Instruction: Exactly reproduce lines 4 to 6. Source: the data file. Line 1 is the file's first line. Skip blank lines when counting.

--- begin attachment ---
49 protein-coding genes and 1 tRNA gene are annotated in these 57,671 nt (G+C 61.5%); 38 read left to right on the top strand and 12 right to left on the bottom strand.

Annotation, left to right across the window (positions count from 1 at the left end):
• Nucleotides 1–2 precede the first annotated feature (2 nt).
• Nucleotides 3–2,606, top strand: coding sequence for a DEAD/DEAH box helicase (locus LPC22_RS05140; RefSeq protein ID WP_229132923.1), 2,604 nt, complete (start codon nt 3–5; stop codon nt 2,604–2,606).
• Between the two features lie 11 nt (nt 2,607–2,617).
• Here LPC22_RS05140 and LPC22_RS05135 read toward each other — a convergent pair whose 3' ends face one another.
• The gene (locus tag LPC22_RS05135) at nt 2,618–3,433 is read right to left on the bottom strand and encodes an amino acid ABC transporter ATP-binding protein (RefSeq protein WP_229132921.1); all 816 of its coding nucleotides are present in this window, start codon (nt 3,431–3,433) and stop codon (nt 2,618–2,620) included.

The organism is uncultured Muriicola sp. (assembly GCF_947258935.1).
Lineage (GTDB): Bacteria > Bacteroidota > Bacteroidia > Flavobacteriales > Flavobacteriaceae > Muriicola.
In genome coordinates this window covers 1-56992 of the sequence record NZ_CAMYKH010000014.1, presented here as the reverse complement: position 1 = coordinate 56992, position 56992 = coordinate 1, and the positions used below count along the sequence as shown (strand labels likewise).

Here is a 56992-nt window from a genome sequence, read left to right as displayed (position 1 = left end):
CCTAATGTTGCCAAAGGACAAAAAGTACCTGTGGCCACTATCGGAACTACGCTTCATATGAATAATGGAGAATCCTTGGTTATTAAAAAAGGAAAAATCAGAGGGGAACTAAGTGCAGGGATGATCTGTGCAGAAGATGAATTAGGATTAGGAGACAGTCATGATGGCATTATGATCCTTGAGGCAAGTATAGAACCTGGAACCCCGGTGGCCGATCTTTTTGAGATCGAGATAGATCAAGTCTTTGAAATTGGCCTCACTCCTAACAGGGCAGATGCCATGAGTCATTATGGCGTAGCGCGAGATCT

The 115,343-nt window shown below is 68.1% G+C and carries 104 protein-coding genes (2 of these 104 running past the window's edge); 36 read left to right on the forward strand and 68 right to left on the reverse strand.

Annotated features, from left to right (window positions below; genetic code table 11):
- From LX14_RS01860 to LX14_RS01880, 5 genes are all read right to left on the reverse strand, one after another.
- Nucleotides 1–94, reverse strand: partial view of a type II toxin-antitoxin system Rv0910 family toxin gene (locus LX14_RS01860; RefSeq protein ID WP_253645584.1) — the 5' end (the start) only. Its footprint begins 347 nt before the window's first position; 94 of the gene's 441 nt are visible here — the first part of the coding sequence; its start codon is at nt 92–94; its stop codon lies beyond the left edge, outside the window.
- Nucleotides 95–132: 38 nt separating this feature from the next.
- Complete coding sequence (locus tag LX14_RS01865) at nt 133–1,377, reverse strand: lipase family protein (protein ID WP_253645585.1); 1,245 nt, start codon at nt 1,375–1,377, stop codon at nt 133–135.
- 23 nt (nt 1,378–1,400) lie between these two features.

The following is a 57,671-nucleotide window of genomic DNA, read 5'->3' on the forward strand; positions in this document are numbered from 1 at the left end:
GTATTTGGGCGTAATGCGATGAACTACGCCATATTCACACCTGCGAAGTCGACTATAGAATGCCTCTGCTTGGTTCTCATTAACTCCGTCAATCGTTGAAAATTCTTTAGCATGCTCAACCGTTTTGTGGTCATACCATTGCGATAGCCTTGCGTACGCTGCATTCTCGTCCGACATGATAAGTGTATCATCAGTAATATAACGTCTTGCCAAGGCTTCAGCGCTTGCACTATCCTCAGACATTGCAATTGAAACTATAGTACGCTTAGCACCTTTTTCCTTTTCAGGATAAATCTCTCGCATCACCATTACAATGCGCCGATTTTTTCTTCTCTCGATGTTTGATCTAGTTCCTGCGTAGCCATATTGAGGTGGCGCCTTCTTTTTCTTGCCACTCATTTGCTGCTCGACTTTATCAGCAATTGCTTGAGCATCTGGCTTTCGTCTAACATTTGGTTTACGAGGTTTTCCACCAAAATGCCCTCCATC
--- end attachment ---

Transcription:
• Nucleotides 3–2,606, top strand: coding sequence for a DEAD/DEAH box helicase (locus LPC22_RS05140; RefSeq protein ID WP_229132923.1), 2,604 nt, complete (start codon nt 3–5; stop codon nt 2,604–2,606).
• Between the two features lie 11 nt (nt 2,607–2,617).
• Here LPC22_RS05140 and LPC22_RS05135 read toward each other — a convergent pair whose 3' ends face one another.